John Behr exponds on all of this in his lecture “Standing in the Temple: The Liturgical, and Apocalyptic, Context of Theology.” (This was delivered at the symposium “Contemplative Traditions, Theory and Practice” during December, 2019 in Sigtuna, Sweden and posted online June 26, 2020 by Sankt Ignatios College. I’ve posted transcriptions to three portions of it below at the end of these reflections.)

This new blog where I’m posting carries the tagline “blogging in the light of tradition and apocalypse” for a host of inscrutable reasons. Not least among these is the title of a forthcoming book by David Bentley Hart which is Tradition and Apocalypse: An Essay on the Future of Christian Belief. You can read the first chapter from the publisher here (as the book releases next month). The first chapter sets this book up as a response to the “1845 of the first edition of John Henry Newman’s Essay on the Development of Christian Doctrine.” Hart claims:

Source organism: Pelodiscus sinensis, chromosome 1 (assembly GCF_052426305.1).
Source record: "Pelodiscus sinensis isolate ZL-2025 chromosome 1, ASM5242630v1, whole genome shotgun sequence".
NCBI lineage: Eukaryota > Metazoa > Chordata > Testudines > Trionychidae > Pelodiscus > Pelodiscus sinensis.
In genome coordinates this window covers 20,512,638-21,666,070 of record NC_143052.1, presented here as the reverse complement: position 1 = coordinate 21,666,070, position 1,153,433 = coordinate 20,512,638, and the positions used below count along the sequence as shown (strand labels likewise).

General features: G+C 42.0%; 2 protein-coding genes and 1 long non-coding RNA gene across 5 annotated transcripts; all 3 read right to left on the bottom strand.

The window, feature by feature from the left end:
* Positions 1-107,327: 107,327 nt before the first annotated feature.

To this day, in fact, only Maurice Blondel’s Histoire et Dogme of 1904 has made anything like a substantial advance in theological reflection on the issues raised in that text, and then more as a supplement than as an alternative to Newman’s argument. This is unsurprising, I suppose, inasmuch as “tradition” in this specifically theological acceptation is a very new idea, relatively considered, with no very deep roots in the tradition of the church.